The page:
Why JPMorgan Is Undervalued on Long-Term Earnings Growth Estimates

NEW YORK (TheStreet) -- JPMorgan Chase  (JPM), a bank once proclaimed the ""cleanest shirt in a dirty hamper," is no longer invincible.

The infamous London Whale trade, which saw the bank lose more than $6 billion due to complicated maneuvers, is one of many recent examples. That the bank was also tied to Bernie Madoff was another embarrassment -- one that forced it to pay $1.7 billion to settle accusations that it facilitated Madoff's Ponzi scheme by ignoring the warning signs.

The stock closed Friday at $55.80, up less than half of 1%. Shares are down 2.6% on the year to date, trailing both Wells Fargo  (WFC) and the banking sector, which are up 15% and 5.4% year to date.

And with recent concerns about CEO Jamie Dimon, who disclosed he has "curable throat cancer," investors are taking a wait-and-see attitude with both Dimon's and the bank's near-term recovery plans. But all of this combined makes JPMorgan one of the best investments on the market today.

From Friday's close of $55.80, the stock is trading at just 8.5 times 2015 estimates, almost 6 points lower than the industry average of 13.88. This is also 11 points below the S&P 500's peer category P/E of 19. This tells me that JPMorgan shares, which are being discounted due to its legal and regulatory exposure, should head toward $70 in the next 12 to 18 months.


[Read: Citigroup Has Edge Over Bank of America in Mortgage Fine Talks]

Jamie Dimon won't lose track of the bottom line. The bank's balance sheet remains strong, showing no permanent damage. And investors have been too quick to ignore strong fundamental signs, including the fact that JPMorgan passed the Fed's Comprehensive Capital Analysis and Review (CCAR). Citigroup  (C), on the other hand, didn't.

JPMorgan has also raised its quarterly dividend by 5 cents to 30 cents and announced a $15 billion stock repurchase program. Banks in poor financial health don't look for ways to part with their cash. This tells me that management believes in the bank's future. And so should investors. The bank's legal and regulatory woes have already reached their peak.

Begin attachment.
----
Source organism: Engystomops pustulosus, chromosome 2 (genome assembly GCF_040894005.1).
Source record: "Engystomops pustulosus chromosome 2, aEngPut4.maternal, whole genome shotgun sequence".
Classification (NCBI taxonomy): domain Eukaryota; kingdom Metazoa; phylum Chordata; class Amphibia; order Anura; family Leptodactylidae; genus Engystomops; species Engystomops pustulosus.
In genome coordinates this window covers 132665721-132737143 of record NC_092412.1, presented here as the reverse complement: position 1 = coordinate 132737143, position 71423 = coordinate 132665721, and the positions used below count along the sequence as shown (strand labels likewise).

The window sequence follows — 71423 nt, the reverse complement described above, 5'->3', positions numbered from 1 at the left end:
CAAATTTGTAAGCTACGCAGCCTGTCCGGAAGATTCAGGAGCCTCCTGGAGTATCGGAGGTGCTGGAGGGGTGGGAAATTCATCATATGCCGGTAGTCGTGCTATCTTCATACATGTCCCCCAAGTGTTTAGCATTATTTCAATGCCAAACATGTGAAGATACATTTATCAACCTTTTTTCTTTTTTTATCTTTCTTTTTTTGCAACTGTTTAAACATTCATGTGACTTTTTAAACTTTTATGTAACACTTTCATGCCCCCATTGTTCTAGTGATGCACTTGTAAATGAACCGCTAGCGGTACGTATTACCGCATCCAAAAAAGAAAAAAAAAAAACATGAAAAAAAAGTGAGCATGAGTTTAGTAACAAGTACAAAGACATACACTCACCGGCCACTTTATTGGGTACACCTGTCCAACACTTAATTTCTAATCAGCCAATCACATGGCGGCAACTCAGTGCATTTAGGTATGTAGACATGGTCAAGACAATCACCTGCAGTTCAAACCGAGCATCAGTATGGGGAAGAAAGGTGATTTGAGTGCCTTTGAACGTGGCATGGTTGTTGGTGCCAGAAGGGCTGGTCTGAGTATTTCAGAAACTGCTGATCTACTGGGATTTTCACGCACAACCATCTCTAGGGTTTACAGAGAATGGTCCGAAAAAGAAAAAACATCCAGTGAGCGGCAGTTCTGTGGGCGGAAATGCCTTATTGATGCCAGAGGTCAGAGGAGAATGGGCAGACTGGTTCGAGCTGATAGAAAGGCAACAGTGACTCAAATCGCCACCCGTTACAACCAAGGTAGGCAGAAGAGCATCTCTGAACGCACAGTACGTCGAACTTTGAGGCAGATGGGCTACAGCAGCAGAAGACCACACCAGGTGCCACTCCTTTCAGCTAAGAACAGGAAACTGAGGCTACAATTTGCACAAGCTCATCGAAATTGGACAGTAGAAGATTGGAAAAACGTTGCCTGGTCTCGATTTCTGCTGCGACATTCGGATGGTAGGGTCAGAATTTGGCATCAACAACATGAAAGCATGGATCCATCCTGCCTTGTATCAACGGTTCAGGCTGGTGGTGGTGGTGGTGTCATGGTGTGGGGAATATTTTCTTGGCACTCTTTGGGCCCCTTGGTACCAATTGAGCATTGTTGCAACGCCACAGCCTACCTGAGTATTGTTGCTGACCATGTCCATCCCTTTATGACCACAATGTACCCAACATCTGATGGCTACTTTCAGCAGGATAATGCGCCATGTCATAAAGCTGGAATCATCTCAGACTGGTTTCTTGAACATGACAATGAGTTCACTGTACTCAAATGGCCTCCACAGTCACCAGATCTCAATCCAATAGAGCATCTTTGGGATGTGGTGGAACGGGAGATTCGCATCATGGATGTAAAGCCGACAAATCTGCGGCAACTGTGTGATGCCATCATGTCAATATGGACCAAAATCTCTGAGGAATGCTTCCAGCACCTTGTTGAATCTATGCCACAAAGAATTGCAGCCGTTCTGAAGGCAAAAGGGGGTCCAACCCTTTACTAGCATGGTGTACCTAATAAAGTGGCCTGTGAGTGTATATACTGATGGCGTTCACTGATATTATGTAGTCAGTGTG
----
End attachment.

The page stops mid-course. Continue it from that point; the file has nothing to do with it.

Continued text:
What's more, management is positioning JPMorgan's investment banking business to gain domestic and global share from both Citigroup and Bank of America  (BAC). JPMorgan has become one of the top picks among large multinational companies looking for expertise in areas like fixed income and M&A.


[Read: Bank of America Growth Challenges Go Beyond $17 Billion for Feds]

When you combine these bank's improvements in areas like mortgage loan origination and overall loan growth, JPMorgan core business is not shaky as it is sometimes perceived. This means that the bank, which is not as dependent on domestic GDP, can still print money without resorting to risky trading maneuvers.

From my vantage point, JPMorgan's reputation can only improve from here, returning its business to a quality level currently enjoyed by Wells Fargo. And it's only a matter of time before all of the legal and regulatory clouds disappear. By then it will be too late.

The stock is now one of the best bargains on the market. On the basis of improved/discounted earnings and cash flow growth, the stock will have to trade at its rightful fair market value of around $70. At that point, you'll be kicking yourself for missing out on an expensive dirty shirt.

At the time of publication, the author didn't hold any stock in the companies mentioned.

This article represents the opinion of a contributor and not necessarily that of TheStreet or its editorial staff.

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